Anna Schwartz Joins the Fed Bashers
[Thanks to nber.org for the photo.]
Anna Schwartz, still fully active and coherent at 92, is one of my favorite economists and a co-author with Milton Friedman of a classic text called "A Monetary History of the United States." She issues what EP calls a "scathing indictment," of Fed policy under Greenspan. She says:
"They [the Fed governors] need to speak frankly to the market and acknowledge how bad the problems are, and acknowledge their own failures in letting this happen. This is what is needed to restore confidence.... There never would have been a sub-prime mortgage crisis if the Fed had been alert. This is something Alan Greenspan must answer for.... It is clear that monetary policy was too accommodative [in 2003 and 2004]. Rates of 1 per cent were bound to encourage all kinds of risky behaviour.... This attempt [by Greenspan] to exculpate himself [by blaming an Asian savings glut] is not convincing. The Fed failed to confront something that was evident. It can't be blamed on global events.... Liquidity doesn't do anything in this situation. It cannot deal with the underlying fear that lots of firms are going bankrupt...."
Goldman Sachs wants the Fed to loosen rates to combat the problem, but as one of the commentators after the article notes: "[Goldman Sachs economist Jan Hatzius] is proposing reducing interest rates further? What about inflation? It is getting scary when oil hits $100 a barrel and we are lowering interest rates. I want to be paid in gold next year!" (Posted by James)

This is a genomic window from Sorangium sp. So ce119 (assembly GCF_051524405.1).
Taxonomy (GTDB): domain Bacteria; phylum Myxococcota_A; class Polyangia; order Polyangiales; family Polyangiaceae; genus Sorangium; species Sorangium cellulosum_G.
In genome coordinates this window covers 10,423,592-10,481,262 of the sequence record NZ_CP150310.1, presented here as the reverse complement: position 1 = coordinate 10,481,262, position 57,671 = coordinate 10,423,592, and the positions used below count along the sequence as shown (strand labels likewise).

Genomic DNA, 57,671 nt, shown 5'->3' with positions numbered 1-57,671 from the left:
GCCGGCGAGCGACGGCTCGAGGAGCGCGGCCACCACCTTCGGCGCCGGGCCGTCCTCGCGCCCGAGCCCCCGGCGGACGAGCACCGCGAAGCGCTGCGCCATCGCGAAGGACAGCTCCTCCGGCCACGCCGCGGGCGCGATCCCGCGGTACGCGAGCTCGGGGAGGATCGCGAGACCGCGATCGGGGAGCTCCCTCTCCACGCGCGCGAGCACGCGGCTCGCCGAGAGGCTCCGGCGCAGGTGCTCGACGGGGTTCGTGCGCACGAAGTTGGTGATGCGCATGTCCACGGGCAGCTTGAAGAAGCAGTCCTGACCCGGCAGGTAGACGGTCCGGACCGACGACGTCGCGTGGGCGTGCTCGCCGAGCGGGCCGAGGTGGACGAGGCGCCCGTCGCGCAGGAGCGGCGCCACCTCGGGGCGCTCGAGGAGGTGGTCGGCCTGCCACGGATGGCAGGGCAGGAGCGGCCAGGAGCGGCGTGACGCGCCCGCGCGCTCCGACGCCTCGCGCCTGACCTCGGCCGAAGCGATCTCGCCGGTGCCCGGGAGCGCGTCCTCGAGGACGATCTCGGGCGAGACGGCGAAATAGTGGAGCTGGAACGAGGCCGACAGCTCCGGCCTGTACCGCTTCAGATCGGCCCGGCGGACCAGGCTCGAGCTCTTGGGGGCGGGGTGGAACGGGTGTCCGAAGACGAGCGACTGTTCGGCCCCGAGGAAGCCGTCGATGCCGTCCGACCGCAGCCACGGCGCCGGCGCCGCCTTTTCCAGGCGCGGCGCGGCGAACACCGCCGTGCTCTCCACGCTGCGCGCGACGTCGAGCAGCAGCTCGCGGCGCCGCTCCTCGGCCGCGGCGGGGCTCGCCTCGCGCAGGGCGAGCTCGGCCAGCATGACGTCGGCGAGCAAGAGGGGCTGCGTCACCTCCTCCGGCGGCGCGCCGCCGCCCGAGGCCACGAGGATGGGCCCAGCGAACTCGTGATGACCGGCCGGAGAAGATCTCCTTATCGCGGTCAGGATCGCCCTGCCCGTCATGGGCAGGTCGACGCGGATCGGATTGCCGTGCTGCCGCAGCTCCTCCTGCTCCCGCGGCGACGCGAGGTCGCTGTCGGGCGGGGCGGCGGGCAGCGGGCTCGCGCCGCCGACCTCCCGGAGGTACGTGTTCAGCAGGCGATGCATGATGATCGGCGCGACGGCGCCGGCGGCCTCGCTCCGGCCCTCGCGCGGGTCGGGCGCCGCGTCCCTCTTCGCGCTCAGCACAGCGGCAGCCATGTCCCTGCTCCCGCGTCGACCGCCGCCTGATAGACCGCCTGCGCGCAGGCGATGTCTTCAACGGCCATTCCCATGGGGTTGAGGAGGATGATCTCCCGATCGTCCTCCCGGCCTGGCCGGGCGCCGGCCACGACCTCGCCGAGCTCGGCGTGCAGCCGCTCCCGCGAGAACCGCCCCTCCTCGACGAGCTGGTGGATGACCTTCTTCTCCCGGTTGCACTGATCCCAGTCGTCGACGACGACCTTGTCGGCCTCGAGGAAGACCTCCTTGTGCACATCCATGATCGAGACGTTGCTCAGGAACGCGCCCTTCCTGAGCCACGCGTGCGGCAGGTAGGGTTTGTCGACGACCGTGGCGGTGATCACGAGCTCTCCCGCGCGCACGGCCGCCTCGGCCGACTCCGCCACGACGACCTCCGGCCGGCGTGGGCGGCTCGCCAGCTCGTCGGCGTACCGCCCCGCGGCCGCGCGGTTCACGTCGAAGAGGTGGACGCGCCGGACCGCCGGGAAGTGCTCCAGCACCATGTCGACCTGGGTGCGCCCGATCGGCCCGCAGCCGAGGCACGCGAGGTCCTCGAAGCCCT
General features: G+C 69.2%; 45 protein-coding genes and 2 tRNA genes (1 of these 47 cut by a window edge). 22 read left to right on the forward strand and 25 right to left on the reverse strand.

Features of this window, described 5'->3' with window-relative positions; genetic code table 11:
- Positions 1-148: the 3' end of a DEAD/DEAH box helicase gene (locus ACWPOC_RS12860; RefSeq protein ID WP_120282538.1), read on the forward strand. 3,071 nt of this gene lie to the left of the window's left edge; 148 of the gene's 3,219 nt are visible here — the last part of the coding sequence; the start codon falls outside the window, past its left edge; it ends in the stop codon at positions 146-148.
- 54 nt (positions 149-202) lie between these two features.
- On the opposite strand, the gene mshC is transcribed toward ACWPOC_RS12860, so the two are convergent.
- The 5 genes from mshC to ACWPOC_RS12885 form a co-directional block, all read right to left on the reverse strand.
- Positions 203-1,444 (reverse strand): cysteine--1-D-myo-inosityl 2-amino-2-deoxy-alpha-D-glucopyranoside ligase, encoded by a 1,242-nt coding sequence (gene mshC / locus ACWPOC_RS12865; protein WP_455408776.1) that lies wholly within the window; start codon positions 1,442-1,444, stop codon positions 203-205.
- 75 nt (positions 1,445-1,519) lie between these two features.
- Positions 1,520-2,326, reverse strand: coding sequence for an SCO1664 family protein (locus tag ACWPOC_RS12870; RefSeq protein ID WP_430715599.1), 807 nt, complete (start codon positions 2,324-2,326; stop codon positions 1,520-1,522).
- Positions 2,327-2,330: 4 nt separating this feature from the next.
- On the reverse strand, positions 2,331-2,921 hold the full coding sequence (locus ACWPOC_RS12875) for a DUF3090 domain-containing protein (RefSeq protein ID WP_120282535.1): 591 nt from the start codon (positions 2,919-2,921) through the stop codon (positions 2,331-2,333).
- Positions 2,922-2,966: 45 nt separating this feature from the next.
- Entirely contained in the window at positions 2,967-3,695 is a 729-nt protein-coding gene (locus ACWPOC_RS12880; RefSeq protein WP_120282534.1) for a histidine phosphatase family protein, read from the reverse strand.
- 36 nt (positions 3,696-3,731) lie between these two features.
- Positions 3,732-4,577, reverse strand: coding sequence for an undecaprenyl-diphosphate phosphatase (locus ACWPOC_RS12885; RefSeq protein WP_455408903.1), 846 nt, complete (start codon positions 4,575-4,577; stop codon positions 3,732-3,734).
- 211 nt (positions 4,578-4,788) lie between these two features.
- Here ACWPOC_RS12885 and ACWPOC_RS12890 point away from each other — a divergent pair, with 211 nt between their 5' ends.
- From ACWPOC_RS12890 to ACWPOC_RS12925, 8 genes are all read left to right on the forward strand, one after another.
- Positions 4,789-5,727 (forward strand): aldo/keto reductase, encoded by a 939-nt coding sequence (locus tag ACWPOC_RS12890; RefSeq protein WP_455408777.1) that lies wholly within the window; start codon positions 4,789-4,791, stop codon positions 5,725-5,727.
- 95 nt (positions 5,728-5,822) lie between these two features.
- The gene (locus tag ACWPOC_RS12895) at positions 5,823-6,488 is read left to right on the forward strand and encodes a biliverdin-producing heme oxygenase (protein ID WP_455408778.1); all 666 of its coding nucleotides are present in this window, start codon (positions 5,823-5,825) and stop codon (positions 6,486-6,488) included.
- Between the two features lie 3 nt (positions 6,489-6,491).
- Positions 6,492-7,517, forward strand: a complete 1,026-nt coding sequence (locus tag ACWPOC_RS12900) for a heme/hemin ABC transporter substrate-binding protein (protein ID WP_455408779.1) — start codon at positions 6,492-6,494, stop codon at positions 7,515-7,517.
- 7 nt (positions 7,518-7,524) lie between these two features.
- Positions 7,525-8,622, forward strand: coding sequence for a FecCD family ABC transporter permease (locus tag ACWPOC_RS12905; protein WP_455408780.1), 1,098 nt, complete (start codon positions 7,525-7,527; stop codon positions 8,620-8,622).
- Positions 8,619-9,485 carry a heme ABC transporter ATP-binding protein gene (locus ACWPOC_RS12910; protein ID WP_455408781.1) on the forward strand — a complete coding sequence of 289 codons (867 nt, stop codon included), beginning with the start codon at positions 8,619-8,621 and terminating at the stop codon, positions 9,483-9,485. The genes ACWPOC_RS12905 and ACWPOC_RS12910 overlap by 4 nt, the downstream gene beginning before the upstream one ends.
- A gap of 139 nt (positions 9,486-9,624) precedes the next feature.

Note that Anna Schwartz is not credited with having recommended Fed loosening, but rather with stating that "liquidity doesn't do anything in this situation." She also states that our present quandary is nothing like 1929. "This is nothing like the Depression. I don't really believe the economy as a whole is going to fall apart. Northern Rock has been the only episode of a bank failure so far." (Well, she doesn't mention the big Wall Street firms' poor balance sheets; mortgage company bankruptcies; German, French and Spanish banks' troubles; Countrywide's near-miss; WaMu's coming buy-out; and NetBank's demise, this last probably only a coincidental incident.)
We are in a very sticky situation. It is true that stifling credit right at this moment would be devastating, but I would agree with Professor Schwartz that gobs of credit will not necessarily cure the disease. We may just have to plug through this.
The Fed is experimenting with ways to handle the blips as they occur. They will certainly lower rates on or before January 30. Meantime, they are lending billions of credit through another "banking" window, purportedly on a temporary basis, to sidestep inter-bank stoppages that risk throwing the economy into unnecessary turmoil.
Foreign money is also cooperating, furnishing needed capital to shore up our big Wall Street firms. I much prefer that to seeing them declare bankruptcy and using up the little FDIC cash we have on hand. As I said earlier, this foreign investment is the ignominious savings glut the Fed was trying to implicate in our previous credit problems. It will surely come in handy now, won't it?